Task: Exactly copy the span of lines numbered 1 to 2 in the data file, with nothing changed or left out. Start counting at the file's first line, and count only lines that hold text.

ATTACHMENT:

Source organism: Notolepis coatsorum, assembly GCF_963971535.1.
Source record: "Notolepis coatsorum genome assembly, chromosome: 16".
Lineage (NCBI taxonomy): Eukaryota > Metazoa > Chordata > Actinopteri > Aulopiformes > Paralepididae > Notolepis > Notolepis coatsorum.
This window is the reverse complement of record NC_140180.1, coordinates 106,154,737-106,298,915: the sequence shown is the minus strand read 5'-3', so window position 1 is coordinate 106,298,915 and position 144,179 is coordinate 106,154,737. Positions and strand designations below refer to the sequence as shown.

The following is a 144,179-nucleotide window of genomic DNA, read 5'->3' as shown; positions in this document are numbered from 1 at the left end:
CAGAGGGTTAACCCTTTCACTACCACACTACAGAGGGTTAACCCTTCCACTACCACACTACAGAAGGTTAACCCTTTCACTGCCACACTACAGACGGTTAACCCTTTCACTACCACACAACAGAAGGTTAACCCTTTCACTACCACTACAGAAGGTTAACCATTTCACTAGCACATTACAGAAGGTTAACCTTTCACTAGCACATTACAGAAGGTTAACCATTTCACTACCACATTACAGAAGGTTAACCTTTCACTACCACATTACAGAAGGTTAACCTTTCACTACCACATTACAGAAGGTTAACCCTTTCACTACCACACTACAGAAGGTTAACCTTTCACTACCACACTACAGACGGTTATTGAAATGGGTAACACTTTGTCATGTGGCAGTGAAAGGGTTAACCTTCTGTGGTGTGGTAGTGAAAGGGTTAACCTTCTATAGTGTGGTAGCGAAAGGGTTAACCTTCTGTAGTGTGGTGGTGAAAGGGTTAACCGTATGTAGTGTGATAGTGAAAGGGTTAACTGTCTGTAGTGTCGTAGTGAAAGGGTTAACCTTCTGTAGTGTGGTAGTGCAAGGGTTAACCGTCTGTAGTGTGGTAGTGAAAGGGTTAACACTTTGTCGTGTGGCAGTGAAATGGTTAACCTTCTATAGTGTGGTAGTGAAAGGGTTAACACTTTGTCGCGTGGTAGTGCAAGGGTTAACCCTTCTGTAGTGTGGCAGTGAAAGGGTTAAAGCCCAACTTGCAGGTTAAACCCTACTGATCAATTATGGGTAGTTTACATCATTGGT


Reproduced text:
Source organism: Notolepis coatsorum, assembly GCF_963971535.1.
Source record: "Notolepis coatsorum genome assembly, chromosome: 16".